SOUTHINGTON - For the second time in less than a year, Southington Local Schools officials are hoping taxpayers will approve a 4.9-mill operational levy. However, the request appearing on the May 6 primary ballot differs from the failed November version in that it is not a continuous levy.
Voters in the November general election turned down the bid for a continuous levy by a tally of 54.3 percent against to 45.7 percent in favor.
"This is a four-year levy and it will have to be renewed after that," school board President Bob Baugher said. "It's for the same amount of money, but that's where the difference is."
The levy would generate $314,000 a year for emergency needs and day-to-day operations. According to Baugher, Southington faces a unique situation with a tax base reliant almost exclusively on homeowners.
"We only have a few businesses to support the school system," he said.
Partly because of these demographics, Southington has the second-lowest per-pupil expenditures in Trumbull County, Baugher said.
"Our teachers also get paid in the bottom one-fourth," he said. "So, we're asking a lot from them and they're doing a great job. Our focus is on that relationship between the teachers and the kids."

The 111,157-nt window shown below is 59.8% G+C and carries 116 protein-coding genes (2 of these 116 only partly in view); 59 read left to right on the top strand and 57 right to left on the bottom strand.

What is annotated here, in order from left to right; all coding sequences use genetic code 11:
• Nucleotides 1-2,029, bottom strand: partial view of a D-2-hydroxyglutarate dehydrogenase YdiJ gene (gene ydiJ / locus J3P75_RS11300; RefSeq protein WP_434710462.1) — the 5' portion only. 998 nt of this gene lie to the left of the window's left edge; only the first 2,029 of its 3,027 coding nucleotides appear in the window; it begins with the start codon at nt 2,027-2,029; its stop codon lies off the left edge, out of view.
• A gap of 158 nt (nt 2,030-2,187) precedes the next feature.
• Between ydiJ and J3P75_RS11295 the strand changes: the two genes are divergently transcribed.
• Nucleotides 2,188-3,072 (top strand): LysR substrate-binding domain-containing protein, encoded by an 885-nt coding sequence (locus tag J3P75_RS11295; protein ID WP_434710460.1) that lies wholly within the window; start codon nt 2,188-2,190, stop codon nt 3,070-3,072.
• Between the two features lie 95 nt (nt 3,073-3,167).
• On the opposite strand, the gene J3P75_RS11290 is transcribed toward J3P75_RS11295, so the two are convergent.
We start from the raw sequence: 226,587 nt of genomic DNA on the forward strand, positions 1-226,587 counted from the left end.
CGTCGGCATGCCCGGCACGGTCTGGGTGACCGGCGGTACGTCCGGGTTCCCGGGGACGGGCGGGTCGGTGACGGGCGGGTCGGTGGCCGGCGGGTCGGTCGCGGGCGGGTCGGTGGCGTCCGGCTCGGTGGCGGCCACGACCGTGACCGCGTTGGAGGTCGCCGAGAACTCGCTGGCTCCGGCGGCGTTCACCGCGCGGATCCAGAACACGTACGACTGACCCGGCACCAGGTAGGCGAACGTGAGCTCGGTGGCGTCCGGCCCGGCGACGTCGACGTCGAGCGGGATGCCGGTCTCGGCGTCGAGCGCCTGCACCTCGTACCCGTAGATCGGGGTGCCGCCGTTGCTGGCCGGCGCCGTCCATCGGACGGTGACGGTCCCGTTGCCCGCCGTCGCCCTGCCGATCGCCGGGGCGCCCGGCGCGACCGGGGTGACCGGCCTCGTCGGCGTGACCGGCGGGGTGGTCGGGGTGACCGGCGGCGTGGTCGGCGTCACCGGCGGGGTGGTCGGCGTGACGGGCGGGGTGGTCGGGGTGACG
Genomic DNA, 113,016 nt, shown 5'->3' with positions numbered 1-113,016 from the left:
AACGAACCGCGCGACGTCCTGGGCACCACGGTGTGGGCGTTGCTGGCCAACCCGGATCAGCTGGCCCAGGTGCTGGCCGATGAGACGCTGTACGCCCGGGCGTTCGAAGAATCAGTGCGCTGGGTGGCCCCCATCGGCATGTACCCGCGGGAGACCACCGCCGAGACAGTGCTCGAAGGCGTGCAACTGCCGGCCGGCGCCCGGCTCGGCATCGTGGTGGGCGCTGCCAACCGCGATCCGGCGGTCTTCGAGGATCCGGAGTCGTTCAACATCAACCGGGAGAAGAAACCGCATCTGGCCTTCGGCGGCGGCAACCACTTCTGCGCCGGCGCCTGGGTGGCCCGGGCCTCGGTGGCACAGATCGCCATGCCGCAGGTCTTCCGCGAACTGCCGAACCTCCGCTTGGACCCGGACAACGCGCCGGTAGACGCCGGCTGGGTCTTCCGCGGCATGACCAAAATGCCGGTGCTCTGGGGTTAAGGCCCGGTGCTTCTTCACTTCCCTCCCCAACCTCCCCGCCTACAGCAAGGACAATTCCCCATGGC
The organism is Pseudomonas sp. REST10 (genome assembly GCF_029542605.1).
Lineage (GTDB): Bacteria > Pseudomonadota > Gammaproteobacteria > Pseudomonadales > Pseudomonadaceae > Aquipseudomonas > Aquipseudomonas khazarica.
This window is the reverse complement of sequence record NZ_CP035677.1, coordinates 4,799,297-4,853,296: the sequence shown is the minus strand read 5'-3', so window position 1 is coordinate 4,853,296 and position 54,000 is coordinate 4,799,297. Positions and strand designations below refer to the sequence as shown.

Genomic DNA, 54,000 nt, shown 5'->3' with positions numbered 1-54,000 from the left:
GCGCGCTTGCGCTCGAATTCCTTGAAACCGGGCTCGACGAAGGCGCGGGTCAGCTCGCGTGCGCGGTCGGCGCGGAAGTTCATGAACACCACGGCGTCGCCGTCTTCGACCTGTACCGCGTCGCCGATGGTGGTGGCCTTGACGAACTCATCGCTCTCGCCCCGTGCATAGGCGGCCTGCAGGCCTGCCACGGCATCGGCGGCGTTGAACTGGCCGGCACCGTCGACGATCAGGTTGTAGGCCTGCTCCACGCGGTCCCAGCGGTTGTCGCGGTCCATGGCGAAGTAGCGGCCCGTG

The district's new kindergarten-through-12th-grade complex was finished in 2011. However, residents were told before the November vote that the district was operating with a $300,000 deficit.
"Looking at the finances, everyone is struggling, and we know that," Baugher said. "We have a brand new, state-of-the-art complex, and we've looked at every possible way to stretch the budget."
Those possibilities include sharing services with other local districts, which may include sharing of a superintendent. Last month, the board decided not to renew Superintendent John McMahan's contract.
"We're not hiring a new superintendent until we've exhausted all efforts to share one," Baugher said.
Recent talks with Windham and Lordstown have resulted in the three school systems applying for a joint grant from the state's Straight-A Fund. Baugher said part of the application included the measure of sharing a superintendent between them.
"Governor (John) Kasich has put this money out there for applicants that are thinking outside the box and doing things to financially relieve the tax burden on the community. "We feel sharing services falls under that and we're committed to the idea,'' he said.
Additionally, the school board is hoping the community will see these efforts to reduce administrative costs as a step in the right direction.
"We went door-to-door and talked to people about what it would take to get this levy passed," Baugher said. "The message we received was that if people saw we were doing everything possible to cut costs, the community would be willing to come forward and share the burden.
"And we feel like we're doing everything we possibly can. That's why I'm confident (the levy) will pass this time," he said.
The district expects to learn whether their grant application was successful some time this week.
"Even if we don't get it, we're still going to look to share services with any district that is willing," Baugher said.